It’s actually much simpler than you would think, China being very thinned skinned about criticism of its leaders and policies. The host of HBO’s “Last week Tonight” John Oliver did it in twenty minutes. How exactly did he achieve that, you ask? Simple, he compared China’s President Xi Jinping to that honey loving cartoon bear …
Jun 27 2018
May 15 2018
Trade sanctions are only for us not for Trump, Trump Orders Help For Chinese Phone-Maker After China Approves Money For Trump Project A mere 72 hours after the Chinese government agreed to put a half-billion dollars into an Indonesian project that will personally enrich Donald Trump, the president ordered a bailout for a Chinese-government-owned cellphone …
Apr 25 2018
We are aware that Donald Trump does not take advice from anyone in his cabinet or inner circle. But when it comes to sanctions, tariffs and red lines, it appears he takes his cues from Russian president Vladimir Putin, Fox & Friends and the voices in his head. When Trump tweeted that he was going …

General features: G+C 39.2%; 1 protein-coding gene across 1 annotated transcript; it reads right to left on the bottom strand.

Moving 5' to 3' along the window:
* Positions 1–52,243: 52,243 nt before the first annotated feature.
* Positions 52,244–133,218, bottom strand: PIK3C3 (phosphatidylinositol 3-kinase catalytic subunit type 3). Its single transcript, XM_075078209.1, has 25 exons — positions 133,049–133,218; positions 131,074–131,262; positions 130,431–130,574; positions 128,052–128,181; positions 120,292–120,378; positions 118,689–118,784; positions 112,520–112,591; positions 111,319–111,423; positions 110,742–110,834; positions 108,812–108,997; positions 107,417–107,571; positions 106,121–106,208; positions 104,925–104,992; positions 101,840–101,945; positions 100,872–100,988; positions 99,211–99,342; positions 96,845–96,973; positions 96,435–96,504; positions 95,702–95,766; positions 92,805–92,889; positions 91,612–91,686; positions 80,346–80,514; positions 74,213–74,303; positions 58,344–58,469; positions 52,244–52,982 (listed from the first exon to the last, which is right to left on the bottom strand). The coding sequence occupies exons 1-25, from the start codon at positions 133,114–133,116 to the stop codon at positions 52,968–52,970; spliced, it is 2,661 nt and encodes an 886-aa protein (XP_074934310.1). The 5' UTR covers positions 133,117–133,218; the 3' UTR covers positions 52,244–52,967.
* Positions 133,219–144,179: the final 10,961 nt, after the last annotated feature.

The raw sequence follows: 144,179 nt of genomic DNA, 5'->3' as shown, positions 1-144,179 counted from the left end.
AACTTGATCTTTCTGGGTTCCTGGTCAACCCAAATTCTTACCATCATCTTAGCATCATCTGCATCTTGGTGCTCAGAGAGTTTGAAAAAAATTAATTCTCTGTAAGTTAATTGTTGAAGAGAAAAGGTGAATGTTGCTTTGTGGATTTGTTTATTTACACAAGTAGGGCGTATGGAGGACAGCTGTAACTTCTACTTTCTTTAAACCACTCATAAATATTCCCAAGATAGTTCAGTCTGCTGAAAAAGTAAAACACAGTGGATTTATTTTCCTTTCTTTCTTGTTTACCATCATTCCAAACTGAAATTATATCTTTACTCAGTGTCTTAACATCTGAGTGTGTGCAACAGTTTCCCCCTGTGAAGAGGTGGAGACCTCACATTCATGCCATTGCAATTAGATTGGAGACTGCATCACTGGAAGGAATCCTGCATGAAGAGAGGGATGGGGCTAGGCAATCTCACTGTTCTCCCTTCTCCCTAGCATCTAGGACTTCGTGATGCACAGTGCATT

May 26 2015
All week I’ve been seeing references to this headline:
“China could announce that it holds 30,000 tons of gold to back the Yuan/Renminbi.”
As a Forex trader, the story took me by surprise, even though China has been stockpiling for years, and is the world’s largest gold producer. Also, it’s not like China to pull this trigger so fast. However, in the South China Sea last week, the US started militarily terrorizing China with war ships and fighter jets – and China warned (in so many polite words) that the US planted the seeds of its own doom.
So, maybe that’s what this is all about.
Nov 16 2013
JP Morgan Chase is once again under investigation by the Department of Justice. This time for possibly bribing the daughter of the Chinese prime minister with a lucrative business deal to gain preferential treatment on the Chinese markets.
To promote its standing in China, JPMorgan Chase turned to a seemingly obscure consulting firm run by a 32-year-old executive named Lily Chang.
Ms. Chang’s firm, which received a $75,000-a-month contract from JPMorgan, appeared to have only two employees. And on the surface, Ms. Chang lacked the influence and public name recognition needed to unlock business for the bank.